The Ponte Vecchio, also known as Rialto Bridge, is the next-generation successor from Intel to their flagship Xe GPU. The new graphics chip is aimed at AMD’s CDNA and NVIDIA’s CUDA processors in the next generation of AI and HPC data centres.
The Intel Rialto Bridge GPU is an improved version of the Ponte Vecchio GPU, featuring additional cores, flops, bandwidth, and GT/s. Intel hasn’t revealed many details about Rialto Bridge, but it claims it will have up to 160 Xe cores. We don’t know if these are the same cores as the present Ponte Vecchio GPUs or if they’re based on a whole new architecture, but the latter appears to be the case.
Today we are announcing our successor to this powerhouse data centre GPU, code-named Rialto Bridge. By evolving the Ponte Vecchio architecture and combining enhanced tiles with next process node technology, Rialto Bridge will offer significantly increased density, performance, & efficiency, while providing software consistency.
The Rialto Bridge is named after the same-called bridge in Venice, Italy, which is the oldest of the four bridges that span the Grand Canal
So it was with Ponte Vecchio, and it appears that the following generation, which will follow Rialto, will also be named after a famous bridge. Intel’s Rialto Bridge GPU, which is aimed at AMD CDNA and NVIDIA CUDA accelerators, will power the next generation of AI and HPC Data Center solutions, according to Intel.
Only the Rialto Bridge GPU will have up to 160 Xe cores in its brand new OAM v2 form factor is known in terms of specifications. Apart from the specifications, Intel also provides us with a first peek at the chip itself, and there are a few things we can look at. The GPU’s GPU dies layout is the most significant modification. The Rialto Bridge GPU has 8 16 Xe-HPC dies, each with 8 Xe cores for a total of 128 cores or 16,384 ALUs, whereas the Ponte Vecchio GPU has 16 Xe-HPC dies, each with 8 Xe cores for a total of 128 cores or 16,384 ALUs. So each die should have 20 Xe cores, for a total of 160 Xe cores across the eight dies.
The rest of the Rialto Bridge GPU structure is similar to the Ponte Vecchio GPU, with two Xe Link Tiles, eight HBM Tiles (HBM3), and four HBM stacks tied to each compute tile (4 Xe HPC dies). There are also passive die stiffeners around the Compute Tiles, and the Xe Link and HBM3 Tiles are connected to the Compute Tile using an EMIB Tile. The Compute Tile communicates with the rest of the Xe Dies through the Foveros chip interface.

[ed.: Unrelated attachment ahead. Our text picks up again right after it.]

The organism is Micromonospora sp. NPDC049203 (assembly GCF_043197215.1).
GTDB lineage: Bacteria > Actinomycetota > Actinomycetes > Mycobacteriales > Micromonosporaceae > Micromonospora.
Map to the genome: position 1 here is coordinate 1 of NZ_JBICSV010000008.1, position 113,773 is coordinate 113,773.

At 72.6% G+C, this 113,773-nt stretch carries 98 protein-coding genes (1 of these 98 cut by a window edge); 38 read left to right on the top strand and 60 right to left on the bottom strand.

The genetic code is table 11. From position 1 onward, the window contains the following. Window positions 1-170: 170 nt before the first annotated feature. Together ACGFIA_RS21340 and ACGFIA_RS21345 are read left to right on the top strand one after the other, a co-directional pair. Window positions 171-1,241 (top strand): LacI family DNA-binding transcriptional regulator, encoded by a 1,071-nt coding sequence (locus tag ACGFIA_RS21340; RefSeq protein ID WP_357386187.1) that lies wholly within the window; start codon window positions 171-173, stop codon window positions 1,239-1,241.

The exact variety of each tile is unknown at this time, however, it should be based on the new Foveros Omni (3rd Gen) design. Also, the Rambo Cache tile appears to be missing, but considering the increased die size of each Compute tile, it’s plausible that the cache is now featured on the Compute tile itself rather than on its tile.
In terms of performance, Intel hasn’t provided any specific figures, merely stating that we may expect higher FLOPs, GT/s, and bandwidth. The improved HBM3 memory dies should be responsible for the higher bandwidth. The Ponte Vecchio GPUs already have up to 128 GB of VRAM, so we should see that on the Rialto Bridge GPUs as well, but Intel could stack it even higher.
Following is the full Intel Rialto Bridge die configuration that we can dissect at the moment:
· 8 Xe HPC (internal/external)
· 2 Xe Base (internal)
· 11 EMIB (internal)
· 2 Xe Link (external)
· 8 HBM (external)
Intel hasn’t announced a release date or provided any data about the process node for the Rialto Bridge GPU, but we’ll probably learn more about it in mid-2023 when it’s sampled to the first customers, with a launch date set for late 2023 or the first half of 2024.